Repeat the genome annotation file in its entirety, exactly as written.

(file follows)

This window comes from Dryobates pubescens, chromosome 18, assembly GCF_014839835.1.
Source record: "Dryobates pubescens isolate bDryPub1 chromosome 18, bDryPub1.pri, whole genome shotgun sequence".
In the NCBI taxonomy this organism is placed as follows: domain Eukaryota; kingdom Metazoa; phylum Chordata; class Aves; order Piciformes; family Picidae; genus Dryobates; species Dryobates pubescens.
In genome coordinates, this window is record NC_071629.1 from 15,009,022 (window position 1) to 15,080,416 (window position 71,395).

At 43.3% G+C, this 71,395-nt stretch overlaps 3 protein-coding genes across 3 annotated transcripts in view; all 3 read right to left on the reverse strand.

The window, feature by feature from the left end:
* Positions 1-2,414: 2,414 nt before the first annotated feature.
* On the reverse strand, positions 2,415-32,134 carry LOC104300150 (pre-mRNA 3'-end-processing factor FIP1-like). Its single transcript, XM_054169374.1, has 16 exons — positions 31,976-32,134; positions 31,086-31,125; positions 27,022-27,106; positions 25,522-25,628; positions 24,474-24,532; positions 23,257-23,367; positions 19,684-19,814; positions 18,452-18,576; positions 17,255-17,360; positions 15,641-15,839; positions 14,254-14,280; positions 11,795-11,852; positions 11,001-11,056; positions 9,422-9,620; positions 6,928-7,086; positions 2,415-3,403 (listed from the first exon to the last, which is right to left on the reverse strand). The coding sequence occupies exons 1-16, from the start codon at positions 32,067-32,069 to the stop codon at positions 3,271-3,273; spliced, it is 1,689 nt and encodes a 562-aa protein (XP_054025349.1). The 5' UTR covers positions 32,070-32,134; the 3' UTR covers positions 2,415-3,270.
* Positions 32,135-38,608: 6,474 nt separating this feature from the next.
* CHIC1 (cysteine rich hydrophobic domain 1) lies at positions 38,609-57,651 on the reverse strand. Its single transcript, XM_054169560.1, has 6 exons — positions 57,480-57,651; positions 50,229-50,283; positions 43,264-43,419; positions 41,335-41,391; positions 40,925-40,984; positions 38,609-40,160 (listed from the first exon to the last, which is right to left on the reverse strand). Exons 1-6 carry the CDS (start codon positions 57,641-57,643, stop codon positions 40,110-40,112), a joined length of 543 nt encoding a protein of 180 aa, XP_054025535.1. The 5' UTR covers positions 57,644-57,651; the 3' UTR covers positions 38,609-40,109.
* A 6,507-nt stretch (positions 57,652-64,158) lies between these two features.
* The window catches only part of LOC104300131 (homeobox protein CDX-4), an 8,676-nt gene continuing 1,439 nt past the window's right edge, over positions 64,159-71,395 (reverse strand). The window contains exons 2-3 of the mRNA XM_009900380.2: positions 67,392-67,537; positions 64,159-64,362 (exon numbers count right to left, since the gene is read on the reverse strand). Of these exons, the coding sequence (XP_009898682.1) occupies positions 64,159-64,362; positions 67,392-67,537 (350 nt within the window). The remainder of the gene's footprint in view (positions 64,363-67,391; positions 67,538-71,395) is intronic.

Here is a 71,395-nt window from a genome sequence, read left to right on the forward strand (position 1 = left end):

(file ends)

This window comes from Dryobates pubescens, chromosome 18, assembly GCF_014839835.1.
Source record: "Dryobates pubescens isolate bDryPub1 chromosome 18, bDryPub1.pri, whole genome shotgun sequence".
In the NCBI taxonomy this organism is placed as follows: domain Eukaryota; kingdom Metazoa; phylum Chordata; class Aves; order Piciformes; family Picidae; genus Dryobates; species Dryobates pubescens.
In genome coordinates, this window is record NC_071629.1 from 15,009,022 (window position 1) to 15,080,416 (window position 71,395).

At 43.3% G+C, this 71,395-nt stretch overlaps 3 protein-coding genes across 3 annotated transcripts in view; all 3 read right to left on the reverse strand.

The window, feature by feature from the left end:
* Positions 1-2,414: 2,414 nt before the first annotated feature.
* On the reverse strand, positions 2,415-32,134 carry LOC104300150 (pre-mRNA 3'-end-processing factor FIP1-like). Its single transcript, XM_054169374.1, has 16 exons — positions 31,976-32,134; positions 31,086-31,125; positions 27,022-27,106; positions 25,522-25,628; positions 24,474-24,532; positions 23,257-23,367; positions 19,684-19,814; positions 18,452-18,576; positions 17,255-17,360; positions 15,641-15,839; positions 14,254-14,280; positions 11,795-11,852; positions 11,001-11,056; positions 9,422-9,620; positions 6,928-7,086; positions 2,415-3,403 (listed from the first exon to the last, which is right to left on the reverse strand). The coding sequence occupies exons 1-16, from the start codon at positions 32,067-32,069 to the stop codon at positions 3,271-3,273; spliced, it is 1,689 nt and encodes a 562-aa protein (XP_054025349.1). The 5' UTR covers positions 32,070-32,134; the 3' UTR covers positions 2,415-3,270.
* Positions 32,135-38,608: 6,474 nt separating this feature from the next.
* CHIC1 (cysteine rich hydrophobic domain 1) lies at positions 38,609-57,651 on the reverse strand. Its single transcript, XM_054169560.1, has 6 exons — positions 57,480-57,651; positions 50,229-50,283; positions 43,264-43,419; positions 41,335-41,391; positions 40,925-40,984; positions 38,609-40,160 (listed from the first exon to the last, which is right to left on the reverse strand). Exons 1-6 carry the CDS (start codon positions 57,641-57,643, stop codon positions 40,110-40,112), a joined length of 543 nt encoding a protein of 180 aa, XP_054025535.1. The 5' UTR covers positions 57,644-57,651; the 3' UTR covers positions 38,609-40,109.
* A 6,507-nt stretch (positions 57,652-64,158) lies between these two features.
* The window catches only part of LOC104300131 (homeobox protein CDX-4), an 8,676-nt gene continuing 1,439 nt past the window's right edge, over positions 64,159-71,395 (reverse strand). The window contains exons 2-3 of the mRNA XM_009900380.2: positions 67,392-67,537; positions 64,159-64,362 (exon numbers count right to left, since the gene is read on the reverse strand). Of these exons, the coding sequence (XP_009898682.1) occupies positions 64,159-64,362; positions 67,392-67,537 (350 nt within the window). The remainder of the gene's footprint in view (positions 64,363-67,391; positions 67,538-71,395) is intronic.

Here is a 71,395-nt window from a genome sequence, read left to right on the forward strand (position 1 = left end):